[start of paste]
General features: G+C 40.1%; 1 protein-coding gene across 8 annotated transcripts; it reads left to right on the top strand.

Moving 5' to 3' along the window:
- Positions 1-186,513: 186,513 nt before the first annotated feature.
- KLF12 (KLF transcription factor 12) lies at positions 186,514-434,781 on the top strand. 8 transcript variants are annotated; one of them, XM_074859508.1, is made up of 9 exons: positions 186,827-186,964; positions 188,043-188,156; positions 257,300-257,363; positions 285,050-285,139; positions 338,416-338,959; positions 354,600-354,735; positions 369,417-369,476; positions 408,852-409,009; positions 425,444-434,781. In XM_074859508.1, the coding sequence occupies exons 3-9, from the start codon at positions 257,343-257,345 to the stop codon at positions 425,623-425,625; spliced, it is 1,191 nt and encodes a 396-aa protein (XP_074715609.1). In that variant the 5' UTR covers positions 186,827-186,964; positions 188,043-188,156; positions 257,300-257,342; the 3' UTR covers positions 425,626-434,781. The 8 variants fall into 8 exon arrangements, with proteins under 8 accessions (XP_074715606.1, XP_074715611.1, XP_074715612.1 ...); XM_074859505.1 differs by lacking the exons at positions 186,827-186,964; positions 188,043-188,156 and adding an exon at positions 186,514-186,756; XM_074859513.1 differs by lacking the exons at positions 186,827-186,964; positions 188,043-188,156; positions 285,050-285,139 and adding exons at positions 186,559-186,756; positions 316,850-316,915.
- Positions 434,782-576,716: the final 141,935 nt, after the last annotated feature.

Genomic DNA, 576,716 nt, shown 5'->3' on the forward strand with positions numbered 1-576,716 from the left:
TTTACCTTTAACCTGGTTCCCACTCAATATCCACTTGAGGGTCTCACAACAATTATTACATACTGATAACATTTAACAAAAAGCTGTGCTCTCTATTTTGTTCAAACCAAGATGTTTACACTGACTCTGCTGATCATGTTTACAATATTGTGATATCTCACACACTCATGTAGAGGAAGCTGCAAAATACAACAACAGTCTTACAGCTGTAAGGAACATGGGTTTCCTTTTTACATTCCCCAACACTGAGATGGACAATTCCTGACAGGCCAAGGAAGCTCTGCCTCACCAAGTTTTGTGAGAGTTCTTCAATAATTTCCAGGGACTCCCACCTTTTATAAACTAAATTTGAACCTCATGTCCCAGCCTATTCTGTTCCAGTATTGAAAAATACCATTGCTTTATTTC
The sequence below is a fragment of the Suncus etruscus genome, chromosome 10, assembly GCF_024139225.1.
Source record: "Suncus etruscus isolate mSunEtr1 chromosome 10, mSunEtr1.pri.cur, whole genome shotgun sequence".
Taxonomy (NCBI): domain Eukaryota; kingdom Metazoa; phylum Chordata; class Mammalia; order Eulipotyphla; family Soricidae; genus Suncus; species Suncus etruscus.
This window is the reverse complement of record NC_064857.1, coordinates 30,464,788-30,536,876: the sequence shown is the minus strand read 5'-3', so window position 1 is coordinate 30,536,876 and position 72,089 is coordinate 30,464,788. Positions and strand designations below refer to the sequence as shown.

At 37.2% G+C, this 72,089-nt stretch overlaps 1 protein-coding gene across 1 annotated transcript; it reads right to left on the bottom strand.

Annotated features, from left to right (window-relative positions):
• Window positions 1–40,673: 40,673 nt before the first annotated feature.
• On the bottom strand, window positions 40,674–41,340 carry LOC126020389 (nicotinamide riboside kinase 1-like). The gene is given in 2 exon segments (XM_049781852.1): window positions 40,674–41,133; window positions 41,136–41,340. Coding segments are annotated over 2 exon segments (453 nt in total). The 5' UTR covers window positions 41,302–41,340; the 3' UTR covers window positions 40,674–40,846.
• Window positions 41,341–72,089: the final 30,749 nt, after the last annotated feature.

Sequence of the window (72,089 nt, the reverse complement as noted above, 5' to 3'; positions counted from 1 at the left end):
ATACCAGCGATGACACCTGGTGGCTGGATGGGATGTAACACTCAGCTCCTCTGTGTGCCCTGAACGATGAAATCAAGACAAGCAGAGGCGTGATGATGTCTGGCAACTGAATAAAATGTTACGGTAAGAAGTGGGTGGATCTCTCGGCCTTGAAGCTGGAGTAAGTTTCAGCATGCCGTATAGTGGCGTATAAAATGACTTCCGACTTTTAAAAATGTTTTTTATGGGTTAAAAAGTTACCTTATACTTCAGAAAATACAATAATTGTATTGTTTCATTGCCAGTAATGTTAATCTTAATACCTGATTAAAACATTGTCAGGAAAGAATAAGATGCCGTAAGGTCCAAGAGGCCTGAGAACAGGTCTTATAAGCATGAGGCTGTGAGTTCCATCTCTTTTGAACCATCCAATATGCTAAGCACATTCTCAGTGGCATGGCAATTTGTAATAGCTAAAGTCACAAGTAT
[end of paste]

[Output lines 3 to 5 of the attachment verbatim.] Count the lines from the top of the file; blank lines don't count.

- Positions 1-186,513: 186,513 nt before the first annotated feature.
- KLF12 (KLF transcription factor 12) lies at positions 186,514-434,781 on the top strand. 8 transcript variants are annotated; one of them, XM_074859508.1, is made up of 9 exons: positions 186,827-186,964; positions 188,043-188,156; positions 257,300-257,363; positions 285,050-285,139; positions 338,416-338,959; positions 354,600-354,735; positions 369,417-369,476; positions 408,852-409,009; positions 425,444-434,781. In XM_074859508.1, the coding sequence occupies exons 3-9, from the start codon at positions 257,343-257,345 to the stop codon at positions 425,623-425,625; spliced, it is 1,191 nt and encodes a 396-aa protein (XP_074715609.1). In that variant the 5' UTR covers positions 186,827-186,964; positions 188,043-188,156; positions 257,300-257,342; the 3' UTR covers positions 425,626-434,781. The 8 variants fall into 8 exon arrangements, with proteins under 8 accessions (XP_074715606.1, XP_074715611.1, XP_074715612.1 ...); XM_074859505.1 differs by lacking the exons at positions 186,827-186,964; positions 188,043-188,156 and adding an exon at positions 186,514-186,756; XM_074859513.1 differs by lacking the exons at positions 186,827-186,964; positions 188,043-188,156; positions 285,050-285,139 and adding exons at positions 186,559-186,756; positions 316,850-316,915.
- Positions 434,782-576,716: the final 141,935 nt, after the last annotated feature.